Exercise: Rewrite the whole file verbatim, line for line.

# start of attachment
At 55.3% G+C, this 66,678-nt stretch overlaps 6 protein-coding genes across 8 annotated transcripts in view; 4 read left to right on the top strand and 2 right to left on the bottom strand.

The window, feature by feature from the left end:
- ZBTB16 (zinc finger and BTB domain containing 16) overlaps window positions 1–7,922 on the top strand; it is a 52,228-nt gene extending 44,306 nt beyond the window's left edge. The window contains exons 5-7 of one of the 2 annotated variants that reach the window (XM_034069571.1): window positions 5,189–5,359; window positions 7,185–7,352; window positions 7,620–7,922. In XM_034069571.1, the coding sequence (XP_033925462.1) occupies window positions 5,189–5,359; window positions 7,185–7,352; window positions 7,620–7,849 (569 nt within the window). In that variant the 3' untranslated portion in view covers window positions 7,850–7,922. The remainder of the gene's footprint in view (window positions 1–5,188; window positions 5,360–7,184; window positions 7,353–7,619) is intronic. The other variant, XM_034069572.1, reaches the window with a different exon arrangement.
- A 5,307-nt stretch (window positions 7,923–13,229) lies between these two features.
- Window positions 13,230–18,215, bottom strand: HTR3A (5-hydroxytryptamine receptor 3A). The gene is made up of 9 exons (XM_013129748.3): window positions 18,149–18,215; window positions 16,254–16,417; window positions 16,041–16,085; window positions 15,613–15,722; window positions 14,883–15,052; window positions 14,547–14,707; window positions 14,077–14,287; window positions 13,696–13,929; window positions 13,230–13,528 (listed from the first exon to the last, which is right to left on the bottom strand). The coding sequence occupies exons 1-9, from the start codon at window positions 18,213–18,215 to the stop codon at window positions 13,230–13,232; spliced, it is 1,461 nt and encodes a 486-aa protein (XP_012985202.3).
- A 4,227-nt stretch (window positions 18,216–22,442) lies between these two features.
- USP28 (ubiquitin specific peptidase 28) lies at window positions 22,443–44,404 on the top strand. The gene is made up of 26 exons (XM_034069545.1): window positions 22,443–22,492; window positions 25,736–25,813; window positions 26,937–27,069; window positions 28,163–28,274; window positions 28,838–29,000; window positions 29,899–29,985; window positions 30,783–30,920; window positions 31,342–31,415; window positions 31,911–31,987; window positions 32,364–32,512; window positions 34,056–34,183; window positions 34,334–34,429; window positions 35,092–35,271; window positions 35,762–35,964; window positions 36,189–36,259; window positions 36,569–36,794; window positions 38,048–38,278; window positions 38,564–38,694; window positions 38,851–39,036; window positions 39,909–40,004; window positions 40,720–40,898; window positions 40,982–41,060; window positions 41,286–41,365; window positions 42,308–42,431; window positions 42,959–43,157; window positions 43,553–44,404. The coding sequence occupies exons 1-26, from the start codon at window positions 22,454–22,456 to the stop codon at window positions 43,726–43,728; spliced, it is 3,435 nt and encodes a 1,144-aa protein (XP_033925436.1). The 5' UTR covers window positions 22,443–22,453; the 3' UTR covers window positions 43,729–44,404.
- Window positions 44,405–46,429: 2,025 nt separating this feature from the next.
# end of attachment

At 55.3% G+C, this 66,678-nt stretch overlaps 6 protein-coding genes across 8 annotated transcripts in view; 4 read left to right on the top strand and 2 right to left on the bottom strand.

The window, feature by feature from the left end:
- ZBTB16 (zinc finger and BTB domain containing 16) overlaps window positions 1–7,922 on the top strand; it is a 52,228-nt gene extending 44,306 nt beyond the window's left edge. The window contains exons 5-7 of one of the 2 annotated variants that reach the window (XM_034069571.1): window positions 5,189–5,359; window positions 7,185–7,352; window positions 7,620–7,922. In XM_034069571.1, the coding sequence (XP_033925462.1) occupies window positions 5,189–5,359; window positions 7,185–7,352; window positions 7,620–7,849 (569 nt within the window). In that variant the 3' untranslated portion in view covers window positions 7,850–7,922. The remainder of the gene's footprint in view (window positions 1–5,188; window positions 5,360–7,184; window positions 7,353–7,619) is intronic. The other variant, XM_034069572.1, reaches the window with a different exon arrangement.
- A 5,307-nt stretch (window positions 7,923–13,229) lies between these two features.
- Window positions 13,230–18,215, bottom strand: HTR3A (5-hydroxytryptamine receptor 3A). The gene is made up of 9 exons (XM_013129748.3): window positions 18,149–18,215; window positions 16,254–16,417; window positions 16,041–16,085; window positions 15,613–15,722; window positions 14,883–15,052; window positions 14,547–14,707; window positions 14,077–14,287; window positions 13,696–13,929; window positions 13,230–13,528 (listed from the first exon to the last, which is right to left on the bottom strand). The coding sequence occupies exons 1-9, from the start codon at window positions 18,213–18,215 to the stop codon at window positions 13,230–13,232; spliced, it is 1,461 nt and encodes a 486-aa protein (XP_012985202.3).
- A 4,227-nt stretch (window positions 18,216–22,442) lies between these two features.
- USP28 (ubiquitin specific peptidase 28) lies at window positions 22,443–44,404 on the top strand. The gene is made up of 26 exons (XM_034069545.1): window positions 22,443–22,492; window positions 25,736–25,813; window positions 26,937–27,069; window positions 28,163–28,274; window positions 28,838–29,000; window positions 29,899–29,985; window positions 30,783–30,920; window positions 31,342–31,415; window positions 31,911–31,987; window positions 32,364–32,512; window positions 34,056–34,183; window positions 34,334–34,429; window positions 35,092–35,271; window positions 35,762–35,964; window positions 36,189–36,259; window positions 36,569–36,794; window positions 38,048–38,278; window positions 38,564–38,694; window positions 38,851–39,036; window positions 39,909–40,004; window positions 40,720–40,898; window positions 40,982–41,060; window positions 41,286–41,365; window positions 42,308–42,431; window positions 42,959–43,157; window positions 43,553–44,404. The coding sequence occupies exons 1-26, from the start codon at window positions 22,454–22,456 to the stop codon at window positions 43,726–43,728; spliced, it is 3,435 nt and encodes a 1,144-aa protein (XP_033925436.1). The 5' UTR covers window positions 22,443–22,453; the 3' UTR covers window positions 43,729–44,404.
- Window positions 44,405–46,429: 2,025 nt separating this feature from the next.